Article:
…then, I thought about how my murder would be investigated and what would piece together about my last days alive. I reflected back on my previous few days. I wondered what narrative the investigating police officers would tell if they saw my every waking moment for that period. 

I asked myself, would I be proud in my death by murder? What would I leave behind to tell the true story of my ‘legacy’? Or will that be forgotten in the brutality of it all? I have no answer for that, but I now have some framing to live my life in the service of others because that is what matters.

“I’ve learned that people will forget what you said, people will forget what you did, but people will never forget how you made them feel.”

Maya Angelou.

This train of thought got me thinking about murder and how f*cking truly hard it would to do that to another human being. 

Pause and think about that for a moment. 

Murdering someone else – that is a lot more of a freaky thought to explore because deep down inside, you know you could never do it. Like me, you probably cry at sad movies. You wrestle with street homelessness and poverty. You most likely have given to charity because you have been moved by the challenge of some minority group. 

I am guessing you are filled with an honest and positive human spirit, and you love your fellow citizens. My thoughts jumped to the very people who are supposed to love their fellow citizens and protect and serve them with all their might. 

I got lost in this thought because I could not square that off with the horrors of what I see happening in the U.S.A. 

How another human being could treat another in such a way as they did when they murdered George Floyd. In broad daylight on the street in America while wearing a police uniform. 

Pause.

Think about that for a moment.

Power corrupts and makes people do unimaginable things.

I am so saddened even writing these words. I know now that power is such a corrupting force that we should be so careful in who we empower with that gift. We should all think very clearly about who we empower, from the Presidents down to the very people we let into our lives.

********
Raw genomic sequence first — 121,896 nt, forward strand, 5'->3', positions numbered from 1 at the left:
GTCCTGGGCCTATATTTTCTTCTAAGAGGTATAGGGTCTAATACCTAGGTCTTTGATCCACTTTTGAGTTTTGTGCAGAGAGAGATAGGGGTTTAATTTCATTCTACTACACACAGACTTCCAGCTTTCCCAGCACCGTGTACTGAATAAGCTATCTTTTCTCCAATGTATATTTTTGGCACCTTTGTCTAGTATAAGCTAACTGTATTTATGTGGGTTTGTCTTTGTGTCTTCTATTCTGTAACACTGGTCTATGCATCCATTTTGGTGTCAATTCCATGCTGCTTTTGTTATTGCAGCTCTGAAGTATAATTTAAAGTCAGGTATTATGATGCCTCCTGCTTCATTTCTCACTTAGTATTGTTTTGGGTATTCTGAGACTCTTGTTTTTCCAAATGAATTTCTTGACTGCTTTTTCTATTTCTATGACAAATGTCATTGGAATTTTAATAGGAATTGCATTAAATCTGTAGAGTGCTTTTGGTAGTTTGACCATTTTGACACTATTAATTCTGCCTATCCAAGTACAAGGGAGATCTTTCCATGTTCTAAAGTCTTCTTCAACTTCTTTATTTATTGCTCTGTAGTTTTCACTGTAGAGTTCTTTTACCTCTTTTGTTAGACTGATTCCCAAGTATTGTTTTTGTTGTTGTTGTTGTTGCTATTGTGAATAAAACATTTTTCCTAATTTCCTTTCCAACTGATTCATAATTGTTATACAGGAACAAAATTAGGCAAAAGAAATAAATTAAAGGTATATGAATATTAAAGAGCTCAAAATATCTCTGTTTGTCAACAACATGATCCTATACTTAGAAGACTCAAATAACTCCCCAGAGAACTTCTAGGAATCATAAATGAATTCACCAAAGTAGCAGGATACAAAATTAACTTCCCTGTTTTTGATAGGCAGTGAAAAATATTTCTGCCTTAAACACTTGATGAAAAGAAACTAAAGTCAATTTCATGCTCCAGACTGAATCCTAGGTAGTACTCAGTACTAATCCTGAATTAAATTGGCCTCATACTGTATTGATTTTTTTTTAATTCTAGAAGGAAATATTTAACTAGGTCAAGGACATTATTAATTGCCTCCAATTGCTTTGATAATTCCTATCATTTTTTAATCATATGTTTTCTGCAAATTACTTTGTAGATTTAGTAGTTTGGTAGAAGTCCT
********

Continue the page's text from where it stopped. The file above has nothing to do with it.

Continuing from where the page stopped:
I will now never give anyone power over me unless I see the goodness in their intentions, and it is backed up with a long history of doing good. I will also question what is holding power over me. If it is a person, then I will challenge that individual, and if it is a thought, then I will work to defeat that negative thinking.

This was a heavy journal entry, but it was also groundbreaking for me…. because it caused real action. Spontaneous and instant activity that helped me get over a hump in my life. I had been worrying about sharing some of my work with others. My Youtube videos and my writing, because I was nervous about what people would think and how they would describe me. 

I was worried about negative words in the comments box and how that would eat away at me… I know myself enough to know that it would burrow deep inside my psyche.

I worried no more. I want to live my life like it is my last day on earth. I want to leave behind some positivity if my life was tragically cut short and I had no time to prepare. What I want to leave behind is positive and inspiring to others because, deep down inside, my core value is about protecting and serving.

So, I published my Youtube video on Facebook for my world to see.

This is me, and I make no apologies.


The Art District in Beijing, China.